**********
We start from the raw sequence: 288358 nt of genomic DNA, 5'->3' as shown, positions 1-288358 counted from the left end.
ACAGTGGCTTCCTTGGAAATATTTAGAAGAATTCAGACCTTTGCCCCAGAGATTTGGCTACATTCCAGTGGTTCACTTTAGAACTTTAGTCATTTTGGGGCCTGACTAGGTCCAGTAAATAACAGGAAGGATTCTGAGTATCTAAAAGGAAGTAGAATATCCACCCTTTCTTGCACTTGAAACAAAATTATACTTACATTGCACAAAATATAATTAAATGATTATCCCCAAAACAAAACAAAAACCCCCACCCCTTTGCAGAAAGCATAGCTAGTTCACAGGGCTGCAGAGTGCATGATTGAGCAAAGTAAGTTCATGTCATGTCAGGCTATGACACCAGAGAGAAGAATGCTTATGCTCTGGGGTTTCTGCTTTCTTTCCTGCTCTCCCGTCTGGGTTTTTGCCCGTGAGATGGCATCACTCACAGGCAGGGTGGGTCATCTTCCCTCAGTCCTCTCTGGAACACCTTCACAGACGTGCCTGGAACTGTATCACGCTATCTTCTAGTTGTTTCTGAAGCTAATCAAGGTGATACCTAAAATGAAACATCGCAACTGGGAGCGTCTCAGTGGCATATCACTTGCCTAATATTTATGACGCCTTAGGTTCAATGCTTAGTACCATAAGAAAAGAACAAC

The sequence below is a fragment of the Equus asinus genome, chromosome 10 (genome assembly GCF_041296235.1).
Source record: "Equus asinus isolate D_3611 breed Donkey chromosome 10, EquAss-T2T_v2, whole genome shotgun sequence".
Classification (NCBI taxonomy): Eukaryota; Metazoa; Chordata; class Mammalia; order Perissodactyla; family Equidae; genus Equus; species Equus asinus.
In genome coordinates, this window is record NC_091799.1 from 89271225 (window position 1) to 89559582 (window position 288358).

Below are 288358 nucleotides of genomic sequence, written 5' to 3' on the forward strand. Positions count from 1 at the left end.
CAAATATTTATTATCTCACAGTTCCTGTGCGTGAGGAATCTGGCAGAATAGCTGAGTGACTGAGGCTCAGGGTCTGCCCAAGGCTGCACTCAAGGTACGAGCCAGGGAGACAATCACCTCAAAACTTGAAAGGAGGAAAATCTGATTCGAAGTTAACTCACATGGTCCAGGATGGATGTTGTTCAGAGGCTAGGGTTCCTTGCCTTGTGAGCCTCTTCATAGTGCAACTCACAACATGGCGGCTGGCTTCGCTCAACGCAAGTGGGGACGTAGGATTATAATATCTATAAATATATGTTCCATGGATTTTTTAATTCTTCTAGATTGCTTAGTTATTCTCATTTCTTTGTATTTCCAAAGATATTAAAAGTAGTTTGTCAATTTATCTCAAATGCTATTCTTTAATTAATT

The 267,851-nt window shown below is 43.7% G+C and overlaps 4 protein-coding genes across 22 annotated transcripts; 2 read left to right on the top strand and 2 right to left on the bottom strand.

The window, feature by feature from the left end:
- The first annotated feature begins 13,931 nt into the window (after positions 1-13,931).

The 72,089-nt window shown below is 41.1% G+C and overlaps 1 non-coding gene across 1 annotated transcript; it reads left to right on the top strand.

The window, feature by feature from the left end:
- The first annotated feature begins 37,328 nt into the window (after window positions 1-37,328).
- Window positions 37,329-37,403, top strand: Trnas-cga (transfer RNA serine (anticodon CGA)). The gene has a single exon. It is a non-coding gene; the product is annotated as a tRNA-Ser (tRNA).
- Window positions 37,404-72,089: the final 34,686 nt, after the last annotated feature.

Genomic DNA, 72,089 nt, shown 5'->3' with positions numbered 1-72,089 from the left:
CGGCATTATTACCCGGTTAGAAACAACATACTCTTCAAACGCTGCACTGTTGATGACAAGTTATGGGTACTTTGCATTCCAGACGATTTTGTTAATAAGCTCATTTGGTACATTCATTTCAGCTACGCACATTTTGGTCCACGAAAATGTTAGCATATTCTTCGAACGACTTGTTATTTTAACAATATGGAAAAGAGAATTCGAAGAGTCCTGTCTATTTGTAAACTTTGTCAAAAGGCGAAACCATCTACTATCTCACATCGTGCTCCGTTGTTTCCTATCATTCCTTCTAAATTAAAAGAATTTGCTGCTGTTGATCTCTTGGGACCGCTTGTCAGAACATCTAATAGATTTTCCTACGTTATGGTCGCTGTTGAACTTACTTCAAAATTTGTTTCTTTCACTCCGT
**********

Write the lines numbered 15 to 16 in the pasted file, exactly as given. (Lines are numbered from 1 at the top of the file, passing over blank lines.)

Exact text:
- Window positions 37,329-37,403, top strand: Trnas-cga (transfer RNA serine (anticodon CGA)). The gene has a single exon. It is a non-coding gene; the product is annotated as a tRNA-Ser (tRNA).
- Window positions 37,404-72,089: the final 34,686 nt, after the last annotated feature.